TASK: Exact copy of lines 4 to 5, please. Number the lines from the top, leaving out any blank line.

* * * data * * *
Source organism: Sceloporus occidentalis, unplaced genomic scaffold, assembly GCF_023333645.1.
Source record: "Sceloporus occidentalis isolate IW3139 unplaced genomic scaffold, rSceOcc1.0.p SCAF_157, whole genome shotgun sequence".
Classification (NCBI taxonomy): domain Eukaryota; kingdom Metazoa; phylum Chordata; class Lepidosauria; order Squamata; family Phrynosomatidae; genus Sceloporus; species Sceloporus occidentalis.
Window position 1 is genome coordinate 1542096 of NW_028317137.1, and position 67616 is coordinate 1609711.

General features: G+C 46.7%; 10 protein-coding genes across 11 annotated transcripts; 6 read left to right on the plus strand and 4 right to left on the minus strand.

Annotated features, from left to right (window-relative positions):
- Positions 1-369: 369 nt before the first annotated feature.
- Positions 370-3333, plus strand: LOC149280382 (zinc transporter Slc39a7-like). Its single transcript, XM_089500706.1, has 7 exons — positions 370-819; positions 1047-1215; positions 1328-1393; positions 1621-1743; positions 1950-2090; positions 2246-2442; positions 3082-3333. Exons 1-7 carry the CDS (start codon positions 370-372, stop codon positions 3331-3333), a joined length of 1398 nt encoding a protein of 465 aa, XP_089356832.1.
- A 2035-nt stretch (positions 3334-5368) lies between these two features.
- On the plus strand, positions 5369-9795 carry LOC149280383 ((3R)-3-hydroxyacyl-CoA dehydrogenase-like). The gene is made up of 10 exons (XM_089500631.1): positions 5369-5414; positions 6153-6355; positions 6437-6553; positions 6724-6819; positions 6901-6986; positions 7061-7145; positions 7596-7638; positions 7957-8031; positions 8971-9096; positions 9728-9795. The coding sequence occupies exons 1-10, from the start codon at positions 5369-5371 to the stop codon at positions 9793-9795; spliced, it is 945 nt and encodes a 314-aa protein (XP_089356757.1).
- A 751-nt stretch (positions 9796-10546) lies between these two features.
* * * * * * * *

Window position 1 is genome coordinate 1542096 of NW_028317137.1, and position 67616 is coordinate 1609711.

General features: G+C 46.7%; 10 protein-coding genes across 11 annotated transcripts; 6 read left to right on the plus strand and 4 right to left on the minus strand.